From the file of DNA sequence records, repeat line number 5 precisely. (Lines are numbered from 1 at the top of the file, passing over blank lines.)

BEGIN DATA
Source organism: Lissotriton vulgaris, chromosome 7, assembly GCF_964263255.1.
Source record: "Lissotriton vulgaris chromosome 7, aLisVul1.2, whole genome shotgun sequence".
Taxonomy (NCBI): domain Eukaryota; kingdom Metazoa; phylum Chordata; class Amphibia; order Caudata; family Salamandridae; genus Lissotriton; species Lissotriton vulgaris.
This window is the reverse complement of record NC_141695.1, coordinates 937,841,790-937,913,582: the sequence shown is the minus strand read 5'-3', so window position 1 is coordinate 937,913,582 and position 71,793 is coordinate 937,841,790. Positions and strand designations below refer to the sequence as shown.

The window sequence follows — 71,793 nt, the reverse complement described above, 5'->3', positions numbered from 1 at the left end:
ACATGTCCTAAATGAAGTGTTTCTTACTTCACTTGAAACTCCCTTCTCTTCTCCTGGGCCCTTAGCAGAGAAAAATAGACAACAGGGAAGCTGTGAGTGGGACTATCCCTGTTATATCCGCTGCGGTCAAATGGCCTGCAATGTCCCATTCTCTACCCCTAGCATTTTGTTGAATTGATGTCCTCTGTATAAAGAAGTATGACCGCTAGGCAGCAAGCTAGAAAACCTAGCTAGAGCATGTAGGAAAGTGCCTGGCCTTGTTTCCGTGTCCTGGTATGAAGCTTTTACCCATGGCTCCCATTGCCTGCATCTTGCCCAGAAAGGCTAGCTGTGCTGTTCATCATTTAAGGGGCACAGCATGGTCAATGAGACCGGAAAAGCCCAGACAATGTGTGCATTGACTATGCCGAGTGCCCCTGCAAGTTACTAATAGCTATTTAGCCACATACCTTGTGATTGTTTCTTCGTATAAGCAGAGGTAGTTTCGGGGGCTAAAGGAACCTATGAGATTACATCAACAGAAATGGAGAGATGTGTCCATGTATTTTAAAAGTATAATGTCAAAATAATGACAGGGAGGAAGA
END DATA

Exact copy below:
The window sequence follows — 71,793 nt, the reverse complement described above, 5'->3', positions numbered from 1 at the left end: